Singapore's burgeoning investment landscape has given rise to new forms of the family office beyond the binary of multi-family versus single-family iterations, the latter of which typically requires liquid assets of upwards of US$100 million to be viable. This includes independent hybrid structures that outsource certain functions to stay cost-efficient, while untangling knotty family issues discreetly.

Robin Pho, CEO of renewable energy start-up Right People Renewable Energy, established such a family office to consolidate, review and rebalance his family's wealth and assets when his father passed away in 2014. As the family's appointed wealth manager, Pho has the latitude to make investment decisions, with the help of trusted advisors.

Robin Pho, CEO of renewable energy start-up Right People Renewable Energy. (Photo: Right People Renewable Energy)

A former private banking professional, he is no stranger to clients locking horns. “Disputes often occur when there is a lack of clarity and fair process, and when decisions are made based on emotions and knee-jerk reactions. Perhaps due to our Asian culture, these often lead to cold wars between family members,” he shared.

Possible incendiary areas of ambiguity Pho highlighted include wealth distribution policy – should dividends be paid out yearly regardless of financial performance, tied to portfolio, or based on whim? – as well as caveats for loans disbursed to family members. He recounted the case of an “entitled next-generation family member” who was incensed at having her business loan denied, despite it comprising less than one per cent of the family's total wealth.

“If the family had established clear rules and policies on when capital could be loaned out, then the aspiring entrepreneur would not have simply expected an easy handout. Criteria can include insisting that the borrower complete their university education, or find a co-investor who believes in the idea in order for the family to match the investment,” he said.

“The landscape for dispute resolution in Singapore is constantly evolving along a positive trajectory.” – Lee Woon Shiu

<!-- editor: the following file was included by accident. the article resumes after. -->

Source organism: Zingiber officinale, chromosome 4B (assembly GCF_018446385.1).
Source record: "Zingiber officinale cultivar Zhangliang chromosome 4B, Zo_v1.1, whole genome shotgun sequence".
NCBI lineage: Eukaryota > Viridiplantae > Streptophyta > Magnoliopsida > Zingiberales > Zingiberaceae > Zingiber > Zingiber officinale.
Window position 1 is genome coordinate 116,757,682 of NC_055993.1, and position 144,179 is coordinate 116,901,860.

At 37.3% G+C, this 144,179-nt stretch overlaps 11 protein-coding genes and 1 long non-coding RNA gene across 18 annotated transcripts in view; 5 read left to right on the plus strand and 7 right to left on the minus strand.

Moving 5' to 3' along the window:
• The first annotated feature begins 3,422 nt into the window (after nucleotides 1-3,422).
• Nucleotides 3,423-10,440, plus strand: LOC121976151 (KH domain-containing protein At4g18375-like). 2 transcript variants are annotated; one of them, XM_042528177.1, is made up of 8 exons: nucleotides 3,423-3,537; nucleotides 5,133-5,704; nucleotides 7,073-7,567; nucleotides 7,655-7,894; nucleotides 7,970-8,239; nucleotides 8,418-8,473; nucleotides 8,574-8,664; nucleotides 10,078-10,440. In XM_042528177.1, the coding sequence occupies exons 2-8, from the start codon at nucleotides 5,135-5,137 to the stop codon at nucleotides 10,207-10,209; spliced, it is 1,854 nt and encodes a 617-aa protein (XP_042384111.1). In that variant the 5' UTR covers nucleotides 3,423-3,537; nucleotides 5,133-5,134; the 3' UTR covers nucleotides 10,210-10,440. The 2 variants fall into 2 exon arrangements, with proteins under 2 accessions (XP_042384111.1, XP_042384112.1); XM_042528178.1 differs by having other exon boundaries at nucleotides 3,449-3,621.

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The father-of-two sits on the board of directors of Family Business Network Asia, a non-profit organisation that shares best practices for family businesses. Members receive training, which may involve role-playing sessions, on how to deal with tough conversations and address issues respectfully. Such initiatives – alongside sound frameworks – brace families from being caught on the back foot, especially when individual values can be diametrically opposed.

A study commissioned by DBS Private Bank noted that a generational shift in how the purpose of wealth is perceived has recently taken place in both the East and West, with the younger generation placing greater emphasis on impact investing.

“When we think of wealth, we think of financial capital, but there is so much more than that. Families also have social, spiritual, human and intellectual capital, which they need to preserve, manage and develop. This is where working with family offices helps,” asserted Pho.

If anything, family offices are a barometer of changing priorities.

“Following COVID-19's emergence, high-net-worth families share heightened awareness of their potential vulnerabilities, and are placing greater urgency on long-term needs such as succession planning. They're also more cognisant of societal issues, and increasingly keen on driving meaningful change in their communities,” said Lee.

READ> Succession planning in a pandemic: How Asia’s affluent prepare for the future

Source: CNA/ds